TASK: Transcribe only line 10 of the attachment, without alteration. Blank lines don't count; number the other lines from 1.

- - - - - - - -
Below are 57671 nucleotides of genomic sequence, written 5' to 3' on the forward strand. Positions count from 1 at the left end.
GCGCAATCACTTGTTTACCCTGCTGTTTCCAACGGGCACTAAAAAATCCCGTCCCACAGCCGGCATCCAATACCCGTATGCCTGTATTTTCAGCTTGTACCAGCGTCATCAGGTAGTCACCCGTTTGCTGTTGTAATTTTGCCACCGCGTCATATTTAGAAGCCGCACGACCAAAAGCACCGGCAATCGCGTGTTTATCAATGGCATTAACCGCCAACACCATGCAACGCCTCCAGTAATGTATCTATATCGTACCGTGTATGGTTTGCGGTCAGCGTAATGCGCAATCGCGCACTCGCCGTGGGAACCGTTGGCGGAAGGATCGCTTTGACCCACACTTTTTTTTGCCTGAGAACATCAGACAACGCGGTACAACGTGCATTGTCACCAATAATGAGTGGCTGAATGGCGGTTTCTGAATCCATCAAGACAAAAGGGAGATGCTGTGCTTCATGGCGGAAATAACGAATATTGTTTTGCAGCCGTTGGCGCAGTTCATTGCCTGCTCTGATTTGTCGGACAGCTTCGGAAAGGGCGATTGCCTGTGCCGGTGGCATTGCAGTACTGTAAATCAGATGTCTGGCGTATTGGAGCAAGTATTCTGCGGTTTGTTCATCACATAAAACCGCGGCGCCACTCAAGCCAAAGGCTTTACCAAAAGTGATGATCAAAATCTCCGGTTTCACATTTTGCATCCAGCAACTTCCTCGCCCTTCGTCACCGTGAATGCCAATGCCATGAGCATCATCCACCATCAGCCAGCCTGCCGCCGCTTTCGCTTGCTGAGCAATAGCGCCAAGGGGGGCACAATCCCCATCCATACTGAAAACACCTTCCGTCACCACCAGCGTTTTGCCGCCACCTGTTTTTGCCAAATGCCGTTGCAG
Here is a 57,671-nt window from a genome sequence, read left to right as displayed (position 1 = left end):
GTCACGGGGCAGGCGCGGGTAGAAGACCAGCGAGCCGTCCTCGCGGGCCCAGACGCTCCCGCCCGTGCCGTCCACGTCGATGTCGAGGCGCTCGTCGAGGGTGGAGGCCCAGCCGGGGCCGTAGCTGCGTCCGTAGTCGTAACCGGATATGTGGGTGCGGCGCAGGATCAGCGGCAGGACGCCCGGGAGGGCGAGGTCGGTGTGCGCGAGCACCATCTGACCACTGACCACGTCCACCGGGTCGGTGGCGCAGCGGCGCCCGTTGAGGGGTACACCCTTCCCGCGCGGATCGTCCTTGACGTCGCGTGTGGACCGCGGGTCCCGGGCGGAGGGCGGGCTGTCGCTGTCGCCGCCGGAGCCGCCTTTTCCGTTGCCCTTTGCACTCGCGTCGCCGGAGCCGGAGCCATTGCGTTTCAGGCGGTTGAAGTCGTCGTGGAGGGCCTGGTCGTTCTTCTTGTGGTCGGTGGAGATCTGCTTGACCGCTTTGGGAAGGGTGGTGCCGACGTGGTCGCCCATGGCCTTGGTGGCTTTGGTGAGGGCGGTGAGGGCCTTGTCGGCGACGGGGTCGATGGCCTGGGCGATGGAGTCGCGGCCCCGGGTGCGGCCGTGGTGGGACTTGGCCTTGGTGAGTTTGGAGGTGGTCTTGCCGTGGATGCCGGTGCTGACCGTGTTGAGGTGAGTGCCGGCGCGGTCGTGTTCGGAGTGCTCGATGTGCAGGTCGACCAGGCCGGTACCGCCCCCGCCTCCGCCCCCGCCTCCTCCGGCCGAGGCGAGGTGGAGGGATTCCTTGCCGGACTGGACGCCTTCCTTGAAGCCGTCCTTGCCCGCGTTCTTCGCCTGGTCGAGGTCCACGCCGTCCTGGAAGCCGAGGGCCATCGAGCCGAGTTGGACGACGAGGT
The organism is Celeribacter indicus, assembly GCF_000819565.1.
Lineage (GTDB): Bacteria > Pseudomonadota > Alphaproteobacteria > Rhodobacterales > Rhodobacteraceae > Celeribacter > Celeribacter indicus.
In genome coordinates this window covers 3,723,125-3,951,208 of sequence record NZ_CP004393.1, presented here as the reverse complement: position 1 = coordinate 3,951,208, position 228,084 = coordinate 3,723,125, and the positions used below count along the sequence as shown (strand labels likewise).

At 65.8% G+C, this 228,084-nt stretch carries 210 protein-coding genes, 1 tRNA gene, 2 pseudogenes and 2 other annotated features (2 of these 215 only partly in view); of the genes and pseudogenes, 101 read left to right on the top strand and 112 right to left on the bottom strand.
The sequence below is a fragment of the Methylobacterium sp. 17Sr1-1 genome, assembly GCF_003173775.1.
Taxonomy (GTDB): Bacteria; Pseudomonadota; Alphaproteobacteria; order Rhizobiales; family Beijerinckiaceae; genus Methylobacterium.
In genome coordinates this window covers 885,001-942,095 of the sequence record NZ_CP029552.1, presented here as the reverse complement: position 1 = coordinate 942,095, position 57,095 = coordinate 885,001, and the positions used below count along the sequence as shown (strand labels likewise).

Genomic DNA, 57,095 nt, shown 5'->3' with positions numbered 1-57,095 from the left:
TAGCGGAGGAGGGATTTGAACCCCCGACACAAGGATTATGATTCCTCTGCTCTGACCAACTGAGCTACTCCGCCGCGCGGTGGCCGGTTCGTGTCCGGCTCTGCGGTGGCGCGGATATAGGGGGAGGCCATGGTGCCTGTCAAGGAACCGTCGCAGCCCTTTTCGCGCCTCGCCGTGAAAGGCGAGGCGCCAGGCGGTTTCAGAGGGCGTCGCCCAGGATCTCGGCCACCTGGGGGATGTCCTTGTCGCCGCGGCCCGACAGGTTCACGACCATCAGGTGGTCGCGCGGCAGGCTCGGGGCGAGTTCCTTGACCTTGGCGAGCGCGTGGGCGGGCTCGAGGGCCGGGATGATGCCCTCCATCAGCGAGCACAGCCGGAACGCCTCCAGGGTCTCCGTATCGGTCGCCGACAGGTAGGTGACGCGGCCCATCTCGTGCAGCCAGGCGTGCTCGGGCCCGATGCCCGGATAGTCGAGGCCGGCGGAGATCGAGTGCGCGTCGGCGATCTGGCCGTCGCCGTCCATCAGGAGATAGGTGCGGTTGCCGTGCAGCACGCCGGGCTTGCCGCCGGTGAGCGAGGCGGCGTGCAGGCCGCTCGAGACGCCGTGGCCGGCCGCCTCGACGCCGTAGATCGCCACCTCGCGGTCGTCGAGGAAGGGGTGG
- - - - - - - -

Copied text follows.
Taxonomy (GTDB): Bacteria; Pseudomonadota; Alphaproteobacteria; order Rhizobiales; family Beijerinckiaceae; genus Methylobacterium.